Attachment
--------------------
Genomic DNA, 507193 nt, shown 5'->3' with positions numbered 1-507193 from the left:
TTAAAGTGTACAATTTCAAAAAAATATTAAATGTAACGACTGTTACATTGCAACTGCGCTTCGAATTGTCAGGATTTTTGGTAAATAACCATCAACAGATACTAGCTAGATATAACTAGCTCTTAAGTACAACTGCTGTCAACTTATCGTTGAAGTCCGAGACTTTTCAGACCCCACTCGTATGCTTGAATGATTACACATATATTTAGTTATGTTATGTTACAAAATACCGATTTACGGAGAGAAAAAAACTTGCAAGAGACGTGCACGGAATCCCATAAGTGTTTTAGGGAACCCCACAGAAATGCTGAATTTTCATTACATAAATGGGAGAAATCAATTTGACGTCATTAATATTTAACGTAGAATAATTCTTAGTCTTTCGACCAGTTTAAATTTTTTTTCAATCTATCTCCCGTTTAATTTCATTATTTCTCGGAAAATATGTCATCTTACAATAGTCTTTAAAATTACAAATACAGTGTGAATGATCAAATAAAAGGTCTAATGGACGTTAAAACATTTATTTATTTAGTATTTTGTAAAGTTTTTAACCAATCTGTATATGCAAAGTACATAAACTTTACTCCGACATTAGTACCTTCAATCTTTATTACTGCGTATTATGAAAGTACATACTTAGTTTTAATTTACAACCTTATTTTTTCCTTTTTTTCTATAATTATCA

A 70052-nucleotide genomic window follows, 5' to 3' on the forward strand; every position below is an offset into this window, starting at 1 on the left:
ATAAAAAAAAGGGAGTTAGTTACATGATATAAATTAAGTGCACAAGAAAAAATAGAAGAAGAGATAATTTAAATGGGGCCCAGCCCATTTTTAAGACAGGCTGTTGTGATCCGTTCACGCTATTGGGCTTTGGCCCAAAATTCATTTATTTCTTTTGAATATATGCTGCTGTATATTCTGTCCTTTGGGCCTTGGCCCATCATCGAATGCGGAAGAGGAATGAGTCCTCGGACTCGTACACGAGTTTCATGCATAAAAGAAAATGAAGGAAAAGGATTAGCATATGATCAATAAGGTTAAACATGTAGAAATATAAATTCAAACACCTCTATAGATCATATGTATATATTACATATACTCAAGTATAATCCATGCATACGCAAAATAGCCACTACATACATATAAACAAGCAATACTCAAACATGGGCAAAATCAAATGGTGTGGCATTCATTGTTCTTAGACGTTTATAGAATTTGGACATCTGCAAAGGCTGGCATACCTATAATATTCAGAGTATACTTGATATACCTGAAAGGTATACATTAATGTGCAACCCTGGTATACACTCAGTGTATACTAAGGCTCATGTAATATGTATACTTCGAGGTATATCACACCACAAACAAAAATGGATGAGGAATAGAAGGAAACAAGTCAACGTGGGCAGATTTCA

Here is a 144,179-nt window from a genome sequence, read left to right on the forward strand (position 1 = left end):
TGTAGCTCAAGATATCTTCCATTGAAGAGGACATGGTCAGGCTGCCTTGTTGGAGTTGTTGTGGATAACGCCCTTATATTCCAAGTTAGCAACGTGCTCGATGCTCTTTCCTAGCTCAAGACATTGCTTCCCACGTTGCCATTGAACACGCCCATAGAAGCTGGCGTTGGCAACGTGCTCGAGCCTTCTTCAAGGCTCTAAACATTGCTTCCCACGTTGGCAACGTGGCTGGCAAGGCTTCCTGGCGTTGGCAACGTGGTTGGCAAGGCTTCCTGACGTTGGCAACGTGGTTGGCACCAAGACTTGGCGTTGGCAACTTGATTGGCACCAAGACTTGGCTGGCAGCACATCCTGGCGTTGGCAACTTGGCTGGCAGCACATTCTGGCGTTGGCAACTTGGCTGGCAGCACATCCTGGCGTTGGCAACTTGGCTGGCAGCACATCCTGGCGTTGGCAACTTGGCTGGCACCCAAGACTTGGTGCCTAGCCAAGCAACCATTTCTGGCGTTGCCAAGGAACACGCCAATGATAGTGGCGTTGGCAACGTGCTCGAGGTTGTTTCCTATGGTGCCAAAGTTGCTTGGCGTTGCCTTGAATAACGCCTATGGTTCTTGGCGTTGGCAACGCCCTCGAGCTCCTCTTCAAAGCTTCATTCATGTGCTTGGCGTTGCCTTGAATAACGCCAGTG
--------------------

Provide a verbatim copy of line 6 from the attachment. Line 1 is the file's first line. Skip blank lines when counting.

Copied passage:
TGTAGCTCAAGATATCTTCCATTGAAGAGGACATGGTCAGGCTGCCTTGTTGGAGTTGTTGTGGATAACGCCCTTATATTCCAAGTTAGCAACGTGCTCGATGCTCTTTCCTAGCTCAAGACATTGCTTCCCACGTTGCCATTGAACACGCCCATAGAAGCTGGCGTTGGCAACGTGCTCGAGCCTTCTTCAAGGCTCTAAACATTGCTTCCCACGTTGGCAACGTGGCTGGCAAGGCTTCCTGGCGTTGGCAACGTGGTTGGCAAGGCTTCCTGACGTTGGCAACGTGGTTGGCACCAAGACTTGGCGTTGGCAACTTGATTGGCACCAAGACTTGGCTGGCAGCACATCCTGGCGTTGGCAACTTGGCTGGCAGCACATTCTGGCGTTGGCAACTTGGCTGGCAGCACATCCTGGCGTTGGCAACTTGGCTGGCAGCACATCCTGGCGTTGGCAACTTGGCTGGCACCCAAGACTTGGTGCCTAGCCAAGCAACCATTTCTGGCGTTGCCAAGGAACACGCCAATGATAGTGGCGTTGGCAACGTGCTCGAGGTTGTTTCCTATGGTGCCAAAGTTGCTTGGCGTTGCCTTGAATAACGCCTATGGTTCTTGGCGTTGGCAACGCCCTCGAGCTCCTCTTCAAAGCTTCATTCATGTGCTTGGCGTTGCCTTGAATAACGCCAGTG